Sometimes the patient will suddenly expectorate a considerable amount of matter during a few acts of coughing, owing to the sudden loosening and discharge of larger masses of softened tuberculous matter. As the patient becomes weaker, the act of coughing becomes a severe task upon his strength, and in the later stages expectoration is often but imperfectly performed. Hemorrhage occurs less frequently perhaps after the formation of cavities than in the earlier stages of the disease; yet when they do occur, such hemorrhages are far more alarming. For not only is the amount of blood lost greater than formerly, but the effect upon the patient is more decided, since the loss of a given amount of blood now affects his diminished strength more than was previously the case. It occasionally happens that a blood vessel of considerable size gives way in the lung, and the patient dies in a few minutes, either from loss of blood or from suffocation in consequence of the presence of the blood in the air passages. During this stage another symptom, which is often present in the first stage of the disease, or may even be one of the earliest signs, becomes prominent. This symptom is huskiness of the voice, which often increases to hoarseness, or may proceed to complete loss of voice, so that the patient is unable to speak above a whisper. This results from the spread of the disease to the larynx, usually involving the vocal cords, and often causing ulceration upon them and in their vicinity. The pains in the chest are apt to be continued from time to time in the second stage, and occasionally become constant symptoms. The appetite is now decidedly impaired, diarrhea is frequent and persistent. At times, indeed, this looseness of the bowels becomes a serious matter, exhausting the strength of the patient in spite of all efforts to control it.
A symptom upon which considerable stress is laid by medical men is the appearance of the finger ends, which become quite club shaped, the nails being curved downward toward the end and toward the root, while the middle makes the summit of the curve. This appearance is by no means constant, though quite characteristic when present. During this stage, too, the feet and ankles are usually swollen, especially if the patient walk or sit erect. This symptom merely indicates the general failure of the patients strength, and possesses no other significance.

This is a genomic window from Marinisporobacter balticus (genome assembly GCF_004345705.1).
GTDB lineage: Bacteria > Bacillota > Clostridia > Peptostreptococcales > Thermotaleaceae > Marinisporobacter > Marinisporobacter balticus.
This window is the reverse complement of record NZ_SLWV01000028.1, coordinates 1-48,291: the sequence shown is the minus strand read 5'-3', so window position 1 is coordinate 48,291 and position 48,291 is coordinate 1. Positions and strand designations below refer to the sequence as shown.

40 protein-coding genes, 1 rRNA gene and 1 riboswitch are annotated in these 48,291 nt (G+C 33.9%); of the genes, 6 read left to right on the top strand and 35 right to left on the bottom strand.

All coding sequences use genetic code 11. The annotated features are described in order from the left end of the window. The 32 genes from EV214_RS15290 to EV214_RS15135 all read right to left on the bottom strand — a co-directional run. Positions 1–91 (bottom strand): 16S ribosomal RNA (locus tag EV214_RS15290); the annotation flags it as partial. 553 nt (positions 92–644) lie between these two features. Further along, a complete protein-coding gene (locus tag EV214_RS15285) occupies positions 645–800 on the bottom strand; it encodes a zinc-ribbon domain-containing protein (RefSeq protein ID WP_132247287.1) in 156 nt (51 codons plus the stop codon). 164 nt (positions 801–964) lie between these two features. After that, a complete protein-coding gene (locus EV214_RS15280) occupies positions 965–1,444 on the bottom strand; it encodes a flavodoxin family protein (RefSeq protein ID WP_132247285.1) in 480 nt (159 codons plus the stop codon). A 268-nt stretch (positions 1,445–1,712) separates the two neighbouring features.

The course of pulmonary consumption is apt to be hastened by complications which arise in other organs ; among these the most frequent, perhaps, is consumption of the bowels, indicated by profuse and obstinate diarrhea - the spread of the disease to the abdominal cavity, and to the organs contained in it. In some cases the disease occurs also !.n the membranes covering the brain, causing interference in the mental functions-a complication more frequent in young persons than in adults. The disease may also affect the urinary and the genital organs, causing difficulty in urination ; not infrequently there occurs an entire loss of the power to propagate in the male, as a result of this disease, and this loss may occur before the symptoms of lung difficulty arouse suspicion as to the nature of the disease.